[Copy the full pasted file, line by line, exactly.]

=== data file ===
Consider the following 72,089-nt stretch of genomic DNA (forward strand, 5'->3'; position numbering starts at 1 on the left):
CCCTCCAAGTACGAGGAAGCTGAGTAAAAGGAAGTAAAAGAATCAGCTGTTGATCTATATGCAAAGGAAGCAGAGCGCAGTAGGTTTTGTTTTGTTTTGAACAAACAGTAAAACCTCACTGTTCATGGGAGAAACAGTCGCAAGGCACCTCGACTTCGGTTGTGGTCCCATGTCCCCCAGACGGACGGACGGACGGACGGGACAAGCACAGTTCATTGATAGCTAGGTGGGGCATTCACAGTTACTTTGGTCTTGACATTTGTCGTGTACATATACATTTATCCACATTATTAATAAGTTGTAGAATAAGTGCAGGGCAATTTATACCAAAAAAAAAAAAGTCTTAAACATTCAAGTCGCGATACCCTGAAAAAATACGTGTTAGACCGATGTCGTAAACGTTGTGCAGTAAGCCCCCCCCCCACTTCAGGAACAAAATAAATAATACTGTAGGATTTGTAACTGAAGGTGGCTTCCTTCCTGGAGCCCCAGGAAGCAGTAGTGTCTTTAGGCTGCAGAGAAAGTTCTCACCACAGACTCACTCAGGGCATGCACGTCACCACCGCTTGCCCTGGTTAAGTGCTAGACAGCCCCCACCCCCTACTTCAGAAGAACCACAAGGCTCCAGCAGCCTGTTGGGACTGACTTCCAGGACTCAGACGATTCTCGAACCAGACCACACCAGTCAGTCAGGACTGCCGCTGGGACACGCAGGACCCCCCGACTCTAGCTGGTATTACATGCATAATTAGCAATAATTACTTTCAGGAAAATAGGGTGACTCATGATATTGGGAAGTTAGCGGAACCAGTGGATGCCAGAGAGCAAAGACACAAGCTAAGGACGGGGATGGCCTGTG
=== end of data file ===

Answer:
Consider the following 72,089-nt stretch of genomic DNA (forward strand, 5'->3'; position numbering starts at 1 on the left):
CCCTCCAAGTACGAGGAAGCTGAGTAAAAGGAAGTAAAAGAATCAGCTGTTGATCTATATGCAAAGGAAGCAGAGCGCAGTAGGTTTTGTTTTGTTTTGAACAAACAGTAAAACCTCACTGTTCATGGGAGAAACAGTCGCAAGGCACCTCGACTTCGGTTGTGGTCCCATGTCCCCCAGACGGACGGACGGACGGACGGGACAAGCACAGTTCATTGATAGCTAGGTGGGGCATTCACAGTTACTTTGGTCTTGACATTTGTCGTGTACATATACATTTATCCACATTATTAATAAGTTGTAGAATAAGTGCAGGGCAATTTATACCAAAAAAAAAAAAGTCTTAAACATTCAAGTCGCGATACCCTGAAAAAATACGTGTTAGACCGATGTCGTAAACGTTGTGCAGTAAGCCCCCCCCCCACTTCAGGAACAAAATAAATAATACTGTAGGATTTGTAACTGAAGGTGGCTTCCTTCCTGGAGCCCCAGGAAGCAGTAGTGTCTTTAGGCTGCAGAGAAAGTTCTCACCACAGACTCACTCAGGGCATGCACGTCACCACCGCTTGCCCTGGTTAAGTGCTAGACAGCCCCCACCCCCTACTTCAGAAGAACCACAAGGCTCCAGCAGCCTGTTGGGACTGACTTCCAGGACTCAGACGATTCTCGAACCAGACCACACCAGTCAGTCAGGACTGCCGCTGGGACACGCAGGACCCCCCGACTCTAGCTGGTATTACATGCATAATTAGCAATAATTACTTTCAGGAAAATAGGGTGACTCATGATATTGGGAAGTTAGCGGAACCAGTGGATGCCAGAGAGCAAAGACACAAGCTAAGGACGGGGATGGCCTGTG